Liked by 3 people

  19. It might have already been mentioned but Stephen King’s memoir/how-to titled “On Writing” is, in my opinion, a must read. I like that King doesn’t believe there is much “magic” to writing, you just have to read a lot and write a lot. The general message behind the book was both encouraging and inspiring and made me think about my own writing much more seriously.

    Plus it’s less than 300 pages long, easy read!


  20. Thanks for sharing this. I really enjoyed Ann Patchett’s The Getaway Car. In particular, I was startled by her approach to NOT writing down every idea she has. I have found this quite freeing … and it’s also saved at least one or two dinners from being burned when I dashed off to scribble a “quick” sentence …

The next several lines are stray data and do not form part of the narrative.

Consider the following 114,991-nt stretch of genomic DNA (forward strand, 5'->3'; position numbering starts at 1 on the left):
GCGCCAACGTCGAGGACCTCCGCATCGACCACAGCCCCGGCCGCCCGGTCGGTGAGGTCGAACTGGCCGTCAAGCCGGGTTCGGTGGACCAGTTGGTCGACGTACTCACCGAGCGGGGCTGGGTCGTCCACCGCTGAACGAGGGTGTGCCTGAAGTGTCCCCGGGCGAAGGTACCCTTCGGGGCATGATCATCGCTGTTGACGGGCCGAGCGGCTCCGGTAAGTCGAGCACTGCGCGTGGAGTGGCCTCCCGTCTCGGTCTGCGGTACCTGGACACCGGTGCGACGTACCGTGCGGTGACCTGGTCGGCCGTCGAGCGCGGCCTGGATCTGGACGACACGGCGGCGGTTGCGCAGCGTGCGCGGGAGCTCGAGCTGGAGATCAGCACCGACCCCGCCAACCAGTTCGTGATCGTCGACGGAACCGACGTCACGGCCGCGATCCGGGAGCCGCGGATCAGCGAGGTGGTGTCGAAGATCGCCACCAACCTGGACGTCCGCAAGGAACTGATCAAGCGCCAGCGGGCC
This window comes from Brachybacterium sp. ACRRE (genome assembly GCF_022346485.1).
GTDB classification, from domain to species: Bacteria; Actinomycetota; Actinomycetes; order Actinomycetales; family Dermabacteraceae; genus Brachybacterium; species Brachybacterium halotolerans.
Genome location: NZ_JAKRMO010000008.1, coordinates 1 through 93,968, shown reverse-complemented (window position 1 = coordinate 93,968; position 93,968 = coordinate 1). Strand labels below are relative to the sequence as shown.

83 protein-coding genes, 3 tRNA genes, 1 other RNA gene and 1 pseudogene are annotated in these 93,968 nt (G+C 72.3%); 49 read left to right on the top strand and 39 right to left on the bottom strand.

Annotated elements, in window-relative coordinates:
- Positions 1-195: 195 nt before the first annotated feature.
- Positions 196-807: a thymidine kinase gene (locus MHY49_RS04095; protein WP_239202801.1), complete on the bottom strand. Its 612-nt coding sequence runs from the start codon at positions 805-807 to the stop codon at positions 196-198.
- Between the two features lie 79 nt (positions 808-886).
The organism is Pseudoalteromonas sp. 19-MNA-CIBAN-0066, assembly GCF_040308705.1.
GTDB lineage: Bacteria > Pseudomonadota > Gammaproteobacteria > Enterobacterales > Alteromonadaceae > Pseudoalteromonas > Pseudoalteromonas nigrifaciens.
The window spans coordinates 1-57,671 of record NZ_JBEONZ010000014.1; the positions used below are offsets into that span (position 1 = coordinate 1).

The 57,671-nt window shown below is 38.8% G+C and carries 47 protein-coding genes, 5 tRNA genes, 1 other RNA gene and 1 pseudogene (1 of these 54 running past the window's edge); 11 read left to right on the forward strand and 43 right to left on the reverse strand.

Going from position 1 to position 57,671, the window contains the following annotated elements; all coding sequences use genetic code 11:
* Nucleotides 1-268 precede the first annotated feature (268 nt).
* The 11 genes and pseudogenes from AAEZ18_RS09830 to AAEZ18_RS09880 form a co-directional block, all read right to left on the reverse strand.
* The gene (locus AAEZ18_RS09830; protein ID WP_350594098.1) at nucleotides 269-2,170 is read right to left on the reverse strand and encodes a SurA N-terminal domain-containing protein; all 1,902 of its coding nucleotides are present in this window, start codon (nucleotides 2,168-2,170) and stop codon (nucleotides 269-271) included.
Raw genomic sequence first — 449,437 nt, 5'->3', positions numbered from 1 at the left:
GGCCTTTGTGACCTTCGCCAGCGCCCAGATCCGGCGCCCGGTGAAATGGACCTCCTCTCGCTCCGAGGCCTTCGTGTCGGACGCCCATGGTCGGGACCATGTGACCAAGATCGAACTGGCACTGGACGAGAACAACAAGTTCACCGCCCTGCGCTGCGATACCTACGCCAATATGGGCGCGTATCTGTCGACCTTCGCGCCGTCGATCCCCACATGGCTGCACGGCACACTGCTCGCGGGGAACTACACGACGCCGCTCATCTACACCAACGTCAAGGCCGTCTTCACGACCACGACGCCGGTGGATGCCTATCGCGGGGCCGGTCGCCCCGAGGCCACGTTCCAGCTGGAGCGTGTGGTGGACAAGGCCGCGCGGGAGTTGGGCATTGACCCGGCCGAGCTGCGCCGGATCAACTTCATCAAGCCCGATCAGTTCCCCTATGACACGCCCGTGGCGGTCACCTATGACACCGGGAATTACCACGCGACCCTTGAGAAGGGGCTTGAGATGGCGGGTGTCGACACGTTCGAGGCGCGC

Liked by 1 person

  21. What a great tip – thanks so much for that, Ben. I’ve read a lot of the fiction ones, and loved them – didn’t know there was a non-fiction one – so excited….

    Liked by 1 person

  22. I’d love to be able to write like HP Lovecraft. His style of writing is so formal yet bizarre. I love the way he used to put words together, the end result always being nothing short of mesmerising! Does anyone know of a writer with similar writing styles and/or some advice on how to develop a style like that?


  23. Thanks for this post. I’ve just started the Blogging 101 course and entering the world of blogging and writing. I found the tip to read my writing out loud a wonderful tip for gaining a sense of flow most helpful. Cheers Mx